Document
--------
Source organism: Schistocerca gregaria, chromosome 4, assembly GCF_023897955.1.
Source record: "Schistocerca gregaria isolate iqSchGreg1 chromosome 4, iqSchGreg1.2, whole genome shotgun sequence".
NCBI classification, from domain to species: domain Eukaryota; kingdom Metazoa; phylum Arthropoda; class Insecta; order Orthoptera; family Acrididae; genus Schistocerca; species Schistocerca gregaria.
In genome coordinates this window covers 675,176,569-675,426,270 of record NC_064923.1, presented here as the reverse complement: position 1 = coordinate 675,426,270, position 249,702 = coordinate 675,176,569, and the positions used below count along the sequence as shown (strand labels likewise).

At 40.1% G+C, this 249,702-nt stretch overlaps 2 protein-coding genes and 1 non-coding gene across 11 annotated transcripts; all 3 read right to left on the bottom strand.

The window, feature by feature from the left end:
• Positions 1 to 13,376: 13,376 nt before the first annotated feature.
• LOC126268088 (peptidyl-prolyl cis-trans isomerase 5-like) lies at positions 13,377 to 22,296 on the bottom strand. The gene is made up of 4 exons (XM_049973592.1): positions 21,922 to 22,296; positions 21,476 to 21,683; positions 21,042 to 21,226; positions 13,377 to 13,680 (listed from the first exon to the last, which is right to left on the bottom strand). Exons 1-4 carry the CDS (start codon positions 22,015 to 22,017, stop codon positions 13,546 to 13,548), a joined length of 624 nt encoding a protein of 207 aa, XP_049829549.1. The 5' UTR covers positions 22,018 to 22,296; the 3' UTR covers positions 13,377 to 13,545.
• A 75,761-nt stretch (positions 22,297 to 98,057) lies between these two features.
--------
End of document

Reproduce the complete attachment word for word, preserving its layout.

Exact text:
Source organism: Schistocerca gregaria, chromosome 4, assembly GCF_023897955.1.
Source record: "Schistocerca gregaria isolate iqSchGreg1 chromosome 4, iqSchGreg1.2, whole genome shotgun sequence".
NCBI classification, from domain to species: domain Eukaryota; kingdom Metazoa; phylum Arthropoda; class Insecta; order Orthoptera; family Acrididae; genus Schistocerca; species Schistocerca gregaria.
In genome coordinates this window covers 675,176,569-675,426,270 of record NC_064923.1, presented here as the reverse complement: position 1 = coordinate 675,426,270, position 249,702 = coordinate 675,176,569, and the positions used below count along the sequence as shown (strand labels likewise).

At 40.1% G+C, this 249,702-nt stretch overlaps 2 protein-coding genes and 1 non-coding gene across 11 annotated transcripts; all 3 read right to left on the bottom strand.

The window, feature by feature from the left end:
• Positions 1 to 13,376: 13,376 nt before the first annotated feature.
• LOC126268088 (peptidyl-prolyl cis-trans isomerase 5-like) lies at positions 13,377 to 22,296 on the bottom strand. The gene is made up of 4 exons (XM_049973592.1): positions 21,922 to 22,296; positions 21,476 to 21,683; positions 21,042 to 21,226; positions 13,377 to 13,680 (listed from the first exon to the last, which is right to left on the bottom strand). Exons 1-4 carry the CDS (start codon positions 22,015 to 22,017, stop codon positions 13,546 to 13,548), a joined length of 624 nt encoding a protein of 207 aa, XP_049829549.1. The 5' UTR covers positions 22,018 to 22,296; the 3' UTR covers positions 13,377 to 13,545.
• A 75,761-nt stretch (positions 22,297 to 98,057) lies between these two features.